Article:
Among the many forms of self-abuse that we iGents need to disabuse ourselves at some point in our sartorial Ausbildung is the idea that because anything is theoretically possible in custom clothing, we should try for it. We should shoot the moon, ordering complicated details because we’re not locked into the Hobson’s Choice of ready-to-wear clothing, where options like side adjusters, slant pockets, turnback cuffs, and the like just aren’t available. As with other such abuse, I’ve come to believe that the only way past this stage is through sating the urge, and then eventually growing out of it. Learn that life is too short, and focus instead on what styling and detailing you like, what you can’t live without, and stipulate those as you order – if you’re lucky – your third, fourth, fifth items of custom clothing. And hope that in several years’ time, you can look back in amusement on the lengths you went to indulging the initial gratifying, ultimately solipsistic passions of having something made just for you.
I confess to having succumbed in my early orders to these temptations. My first tailor bore with equanimity – and selective inattention – my requests for things like colored undercollars on my early suit jackets, which could only be seen if I flipped the collar up. (In my defense I plead that I’ve never actually turned up any of those collars.) Since custom jackets often come with working sleeve buttons, I did, however, spend a few months leaving one sleeve button unbuttoned, just because I could, until I caught noted clothing author and erstwhile adult film star Nicholas Antongiavanni staring balefully at it the first time I met him. Lesson learned.
Antongiavanni was not around the first time I ordered custom shoes, from the talented Tony Gaziano of Gaziano & Girling. Tony pronounced himself happy to make whatever I wanted, with all the finicky elements I asked for based on a dozen inspirations: a convex half-blacking pattern on the sensually contoured, beveled sole, an especially elaborate and trailing medallion at the toe – itself sleekly chiseled like I’d seen on one of the Japanese shoe collector websites (back in the day, they were all Japanese) – and so on. And (because custom) I asked him to add this punched circular wheeled design towards the back of one shoe. Most ready-to-wear shoemakers use pre-made dies for any of their punched medallion patterns and can’t do a one-off like this. Looking back, the shoes are still as gorgeous as when I received the finished pair a decade ago, excellently fitting, light, able to conceal feet that another shoemaker called “squat” in elegant gracefulness. And I can’t quite remember why I asked for this punched design, except because I could, and it was a pleasure to have the sum total of my whims, all the details carefully trawled from various enthusiast websites and magazines, realized. Come to think of it, the design does look a bit like the symbol of DC Comics hero Martian Manhunter (and like him, the shoes are green – another indulgence), so perhaps I should look for a vintage suit from defunct Savile Row tailor John Jones (or J'onn J'onzz) to wear with it.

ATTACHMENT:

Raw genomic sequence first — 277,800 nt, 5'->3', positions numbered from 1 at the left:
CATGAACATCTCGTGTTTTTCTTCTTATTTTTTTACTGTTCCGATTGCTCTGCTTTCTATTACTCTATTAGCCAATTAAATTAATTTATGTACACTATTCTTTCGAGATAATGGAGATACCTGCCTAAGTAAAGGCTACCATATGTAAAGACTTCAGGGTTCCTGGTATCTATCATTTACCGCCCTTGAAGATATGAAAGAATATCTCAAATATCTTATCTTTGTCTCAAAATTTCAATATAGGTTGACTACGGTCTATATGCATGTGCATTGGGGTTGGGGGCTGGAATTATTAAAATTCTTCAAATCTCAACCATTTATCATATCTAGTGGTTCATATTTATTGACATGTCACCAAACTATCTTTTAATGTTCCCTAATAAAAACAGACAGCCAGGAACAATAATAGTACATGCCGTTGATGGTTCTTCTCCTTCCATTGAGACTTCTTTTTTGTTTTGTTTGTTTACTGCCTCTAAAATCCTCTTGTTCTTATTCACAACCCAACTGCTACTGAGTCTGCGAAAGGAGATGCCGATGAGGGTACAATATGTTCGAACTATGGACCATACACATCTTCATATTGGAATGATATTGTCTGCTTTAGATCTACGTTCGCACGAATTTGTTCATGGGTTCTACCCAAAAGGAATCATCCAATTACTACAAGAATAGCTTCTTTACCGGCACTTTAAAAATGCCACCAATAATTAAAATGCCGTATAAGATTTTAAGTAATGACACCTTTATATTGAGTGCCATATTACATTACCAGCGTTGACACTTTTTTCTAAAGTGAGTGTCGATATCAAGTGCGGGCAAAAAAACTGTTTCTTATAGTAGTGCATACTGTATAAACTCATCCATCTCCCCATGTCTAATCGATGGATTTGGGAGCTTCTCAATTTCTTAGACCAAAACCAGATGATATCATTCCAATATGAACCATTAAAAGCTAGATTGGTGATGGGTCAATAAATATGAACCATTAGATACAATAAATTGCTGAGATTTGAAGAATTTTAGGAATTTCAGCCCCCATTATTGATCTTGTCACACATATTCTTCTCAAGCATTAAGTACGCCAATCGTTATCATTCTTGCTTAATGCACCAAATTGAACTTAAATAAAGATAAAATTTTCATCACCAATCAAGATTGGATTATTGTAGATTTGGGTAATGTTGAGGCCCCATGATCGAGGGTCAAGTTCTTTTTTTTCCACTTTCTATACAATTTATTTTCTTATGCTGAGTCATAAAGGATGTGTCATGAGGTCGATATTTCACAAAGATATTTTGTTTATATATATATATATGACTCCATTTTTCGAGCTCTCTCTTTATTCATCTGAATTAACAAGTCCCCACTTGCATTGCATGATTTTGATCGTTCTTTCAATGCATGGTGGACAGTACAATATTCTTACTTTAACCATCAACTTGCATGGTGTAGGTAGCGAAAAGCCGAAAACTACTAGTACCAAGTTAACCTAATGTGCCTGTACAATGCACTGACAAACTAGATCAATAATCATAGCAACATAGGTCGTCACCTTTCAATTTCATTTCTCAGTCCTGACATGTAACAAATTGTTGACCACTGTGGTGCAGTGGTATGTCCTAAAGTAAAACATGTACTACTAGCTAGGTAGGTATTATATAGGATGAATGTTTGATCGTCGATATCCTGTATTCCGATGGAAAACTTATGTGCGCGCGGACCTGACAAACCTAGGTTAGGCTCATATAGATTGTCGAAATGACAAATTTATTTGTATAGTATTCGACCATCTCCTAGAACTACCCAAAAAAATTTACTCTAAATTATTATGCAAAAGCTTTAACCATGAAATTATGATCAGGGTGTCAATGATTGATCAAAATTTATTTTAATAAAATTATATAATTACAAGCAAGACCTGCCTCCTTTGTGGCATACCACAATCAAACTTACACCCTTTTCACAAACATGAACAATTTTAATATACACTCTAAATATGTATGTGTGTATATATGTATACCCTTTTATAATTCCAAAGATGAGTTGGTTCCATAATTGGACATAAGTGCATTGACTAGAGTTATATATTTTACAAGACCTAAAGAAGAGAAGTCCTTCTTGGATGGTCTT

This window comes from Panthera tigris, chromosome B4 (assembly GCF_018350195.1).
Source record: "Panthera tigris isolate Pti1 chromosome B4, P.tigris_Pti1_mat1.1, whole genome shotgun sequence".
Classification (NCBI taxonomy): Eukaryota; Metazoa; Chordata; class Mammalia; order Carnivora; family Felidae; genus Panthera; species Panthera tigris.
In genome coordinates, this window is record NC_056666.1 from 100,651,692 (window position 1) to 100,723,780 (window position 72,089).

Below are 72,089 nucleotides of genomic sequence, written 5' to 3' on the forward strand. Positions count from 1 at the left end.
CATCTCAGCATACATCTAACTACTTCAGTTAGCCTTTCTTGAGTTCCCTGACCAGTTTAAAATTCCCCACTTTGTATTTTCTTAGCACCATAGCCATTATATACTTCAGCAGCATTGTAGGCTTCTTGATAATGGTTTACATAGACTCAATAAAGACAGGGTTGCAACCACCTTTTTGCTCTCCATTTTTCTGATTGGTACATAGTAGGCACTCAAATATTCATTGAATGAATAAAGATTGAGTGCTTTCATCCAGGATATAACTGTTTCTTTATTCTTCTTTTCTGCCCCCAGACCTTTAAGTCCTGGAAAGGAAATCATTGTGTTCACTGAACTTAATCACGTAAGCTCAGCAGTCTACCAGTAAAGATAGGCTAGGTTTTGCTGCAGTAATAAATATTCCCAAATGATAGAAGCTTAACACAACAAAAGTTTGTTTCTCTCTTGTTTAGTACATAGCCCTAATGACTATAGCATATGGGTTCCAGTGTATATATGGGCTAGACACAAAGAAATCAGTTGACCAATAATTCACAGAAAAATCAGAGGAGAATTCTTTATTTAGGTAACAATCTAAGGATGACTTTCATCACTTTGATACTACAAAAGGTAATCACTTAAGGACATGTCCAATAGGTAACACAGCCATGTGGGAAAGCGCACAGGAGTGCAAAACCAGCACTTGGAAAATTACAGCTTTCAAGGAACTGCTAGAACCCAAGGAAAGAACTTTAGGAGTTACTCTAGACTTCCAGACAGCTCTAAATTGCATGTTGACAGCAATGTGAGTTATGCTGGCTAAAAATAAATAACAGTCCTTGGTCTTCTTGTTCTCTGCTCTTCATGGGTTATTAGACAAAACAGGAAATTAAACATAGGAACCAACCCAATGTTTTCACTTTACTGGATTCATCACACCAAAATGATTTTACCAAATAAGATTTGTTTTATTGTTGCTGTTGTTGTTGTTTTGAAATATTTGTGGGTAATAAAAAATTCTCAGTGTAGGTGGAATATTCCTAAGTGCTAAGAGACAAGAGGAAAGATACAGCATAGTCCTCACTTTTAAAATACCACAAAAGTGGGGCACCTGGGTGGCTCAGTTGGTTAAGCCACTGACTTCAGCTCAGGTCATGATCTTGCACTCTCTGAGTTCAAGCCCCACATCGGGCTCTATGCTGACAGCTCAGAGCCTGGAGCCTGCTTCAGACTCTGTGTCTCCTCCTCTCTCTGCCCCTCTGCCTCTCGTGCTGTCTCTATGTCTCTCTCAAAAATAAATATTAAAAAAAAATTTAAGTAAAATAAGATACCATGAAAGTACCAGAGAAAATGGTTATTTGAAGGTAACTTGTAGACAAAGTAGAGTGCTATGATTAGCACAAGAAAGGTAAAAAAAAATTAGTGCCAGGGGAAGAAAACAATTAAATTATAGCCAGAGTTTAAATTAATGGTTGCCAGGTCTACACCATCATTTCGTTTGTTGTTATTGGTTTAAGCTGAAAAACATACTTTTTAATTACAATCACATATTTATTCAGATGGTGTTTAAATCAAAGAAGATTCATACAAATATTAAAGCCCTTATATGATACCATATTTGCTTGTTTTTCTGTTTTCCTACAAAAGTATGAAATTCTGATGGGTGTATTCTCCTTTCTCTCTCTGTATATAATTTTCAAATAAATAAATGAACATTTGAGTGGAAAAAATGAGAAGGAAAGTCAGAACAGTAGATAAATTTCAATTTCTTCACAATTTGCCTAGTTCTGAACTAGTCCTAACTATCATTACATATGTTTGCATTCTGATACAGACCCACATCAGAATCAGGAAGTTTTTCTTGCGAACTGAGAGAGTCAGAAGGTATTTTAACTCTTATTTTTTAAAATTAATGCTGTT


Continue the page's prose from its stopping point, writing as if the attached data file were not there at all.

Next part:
Tony’s happy to indulge customers to the point of folly. A Hindu customer once had him add an Om symbol to his pair of custom shoes, realizing only years later the dire irony that it was punched into calf.
Still, a good relationship with a good maker should permit the beginning custom customer to have his overcomplicated, overthought, overdesigned daydreams translated into something both wearable and, even after we’ve outgrown the initial period of wanting every flamboyant flounce possible, bearable. I don’t believe in the timelessness of garments, but we can aspire to having some pieces of clothing we turn to time and again because they feel, somehow, us. Even the bizarre parts.